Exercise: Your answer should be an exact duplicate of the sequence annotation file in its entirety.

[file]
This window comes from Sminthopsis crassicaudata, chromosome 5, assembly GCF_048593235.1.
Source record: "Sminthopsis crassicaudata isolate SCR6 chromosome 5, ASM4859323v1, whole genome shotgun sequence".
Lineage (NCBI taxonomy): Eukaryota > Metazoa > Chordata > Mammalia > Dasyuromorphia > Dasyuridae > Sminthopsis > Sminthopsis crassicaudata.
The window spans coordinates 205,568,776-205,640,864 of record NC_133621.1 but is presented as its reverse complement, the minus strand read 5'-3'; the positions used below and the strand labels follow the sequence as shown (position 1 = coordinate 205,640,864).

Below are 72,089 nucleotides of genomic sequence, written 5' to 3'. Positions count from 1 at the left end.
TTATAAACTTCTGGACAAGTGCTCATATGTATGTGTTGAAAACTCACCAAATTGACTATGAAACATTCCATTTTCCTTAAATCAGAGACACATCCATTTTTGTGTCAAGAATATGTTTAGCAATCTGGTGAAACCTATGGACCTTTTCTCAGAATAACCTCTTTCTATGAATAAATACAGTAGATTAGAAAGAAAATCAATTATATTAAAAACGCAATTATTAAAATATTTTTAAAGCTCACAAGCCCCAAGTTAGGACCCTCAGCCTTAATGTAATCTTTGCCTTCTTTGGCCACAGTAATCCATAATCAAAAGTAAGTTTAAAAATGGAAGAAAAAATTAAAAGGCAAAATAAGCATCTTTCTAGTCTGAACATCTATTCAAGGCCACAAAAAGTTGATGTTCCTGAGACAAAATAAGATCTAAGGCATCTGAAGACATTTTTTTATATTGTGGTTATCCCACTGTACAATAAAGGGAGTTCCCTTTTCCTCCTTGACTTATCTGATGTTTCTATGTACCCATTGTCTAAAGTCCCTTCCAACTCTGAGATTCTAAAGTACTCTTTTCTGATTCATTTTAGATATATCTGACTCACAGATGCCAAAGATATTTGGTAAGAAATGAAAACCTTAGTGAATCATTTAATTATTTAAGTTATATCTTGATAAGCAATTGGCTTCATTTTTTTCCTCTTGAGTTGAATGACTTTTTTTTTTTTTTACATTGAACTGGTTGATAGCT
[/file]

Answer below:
This window comes from Sminthopsis crassicaudata, chromosome 5, assembly GCF_048593235.1.
Source record: "Sminthopsis crassicaudata isolate SCR6 chromosome 5, ASM4859323v1, whole genome shotgun sequence".
Lineage (NCBI taxonomy): Eukaryota > Metazoa > Chordata > Mammalia > Dasyuromorphia > Dasyuridae > Sminthopsis > Sminthopsis crassicaudata.
The window spans coordinates 205,568,776-205,640,864 of record NC_133621.1 but is presented as its reverse complement, the minus strand read 5'-3'; the positions used below and the strand labels follow the sequence as shown (position 1 = coordinate 205,640,864).

Below are 72,089 nucleotides of genomic sequence, written 5' to 3'. Positions count from 1 at the left end.
TTATAAACTTCTGGACAAGTGCTCATATGTATGTGTTGAAAACTCACCAAATTGACTATGAAACATTCCATTTTCCTTAAATCAGAGACACATCCATTTTTGTGTCAAGAATATGTTTAGCAATCTGGTGAAACCTATGGACCTTTTCTCAGAATAACCTCTTTCTATGAATAAATACAGTAGATTAGAAAGAAAATCAATTATATTAAAAACGCAATTATTAAAATATTTTTAAAGCTCACAAGCCCCAAGTTAGGACCCTCAGCCTTAATGTAATCTTTGCCTTCTTTGGCCACAGTAATCCATAATCAAAAGTAAGTTTAAAAATGGAAGAAAAAATTAAAAGGCAAAATAAGCATCTTTCTAGTCTGAACATCTATTCAAGGCCACAAAAAGTTGATGTTCCTGAGACAAAATAAGATCTAAGGCATCTGAAGACATTTTTTTATATTGTGGTTATCCCACTGTACAATAAAGGGAGTTCCCTTTTCCTCCTTGACTTATCTGATGTTTCTATGTACCCATTGTCTAAAGTCCCTTCCAACTCTGAGATTCTAAAGTACTCTTTTCTGATTCATTTTAGATATATCTGACTCACAGATGCCAAAGATATTTGGTAAGAAATGAAAACCTTAGTGAATCATTTAATTATTTAAGTTATATCTTGATAAGCAATTGGCTTCATTTTTTTCCTCTTGAGTTGAATGACTTTTTTTTTTTTTTACATTGAACTGGTTGATAGCT